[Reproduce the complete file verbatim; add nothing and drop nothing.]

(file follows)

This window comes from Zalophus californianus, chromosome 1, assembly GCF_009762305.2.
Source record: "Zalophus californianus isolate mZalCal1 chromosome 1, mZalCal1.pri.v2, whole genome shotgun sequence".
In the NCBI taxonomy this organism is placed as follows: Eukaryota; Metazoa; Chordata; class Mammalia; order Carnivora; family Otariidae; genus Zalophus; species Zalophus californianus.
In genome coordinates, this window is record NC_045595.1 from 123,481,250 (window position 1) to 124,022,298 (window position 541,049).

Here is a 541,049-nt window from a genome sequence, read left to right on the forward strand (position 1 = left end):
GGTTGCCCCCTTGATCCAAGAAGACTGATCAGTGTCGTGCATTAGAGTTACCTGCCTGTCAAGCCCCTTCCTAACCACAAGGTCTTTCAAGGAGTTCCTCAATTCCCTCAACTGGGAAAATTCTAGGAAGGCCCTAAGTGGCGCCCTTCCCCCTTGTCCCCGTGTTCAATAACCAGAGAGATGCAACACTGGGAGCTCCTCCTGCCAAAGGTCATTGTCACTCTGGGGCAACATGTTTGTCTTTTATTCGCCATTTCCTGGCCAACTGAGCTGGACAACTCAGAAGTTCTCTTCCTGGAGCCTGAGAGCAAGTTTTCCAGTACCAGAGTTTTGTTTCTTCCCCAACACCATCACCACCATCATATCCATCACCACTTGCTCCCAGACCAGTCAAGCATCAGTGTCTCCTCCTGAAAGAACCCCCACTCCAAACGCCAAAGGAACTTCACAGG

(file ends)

This window comes from Zalophus californianus, chromosome 1, assembly GCF_009762305.2.
Source record: "Zalophus californianus isolate mZalCal1 chromosome 1, mZalCal1.pri.v2, whole genome shotgun sequence".
In the NCBI taxonomy this organism is placed as follows: Eukaryota; Metazoa; Chordata; class Mammalia; order Carnivora; family Otariidae; genus Zalophus; species Zalophus californianus.
In genome coordinates, this window is record NC_045595.1 from 123,481,250 (window position 1) to 124,022,298 (window position 541,049).

Here is a 541,049-nt window from a genome sequence, read left to right on the forward strand (position 1 = left end):
GGTTGCCCCCTTGATCCAAGAAGACTGATCAGTGTCGTGCATTAGAGTTACCTGCCTGTCAAGCCCCTTCCTAACCACAAGGTCTTTCAAGGAGTTCCTCAATTCCCTCAACTGGGAAAATTCTAGGAAGGCCCTAAGTGGCGCCCTTCCCCCTTGTCCCCGTGTTCAATAACCAGAGAGATGCAACACTGGGAGCTCCTCCTGCCAAAGGTCATTGTCACTCTGGGGCAACATGTTTGTCTTTTATTCGCCATTTCCTGGCCAACTGAGCTGGACAACTCAGAAGTTCTCTTCCTGGAGCCTGAGAGCAAGTTTTCCAGTACCAGAGTTTTGTTTCTTCCCCAACACCATCACCACCATCATATCCATCACCACTTGCTCCCAGACCAGTCAAGCATCAGTGTCTCCTCCTGAAAGAACCCCCACTCCAAACGCCAAAGGAACTTCACAGG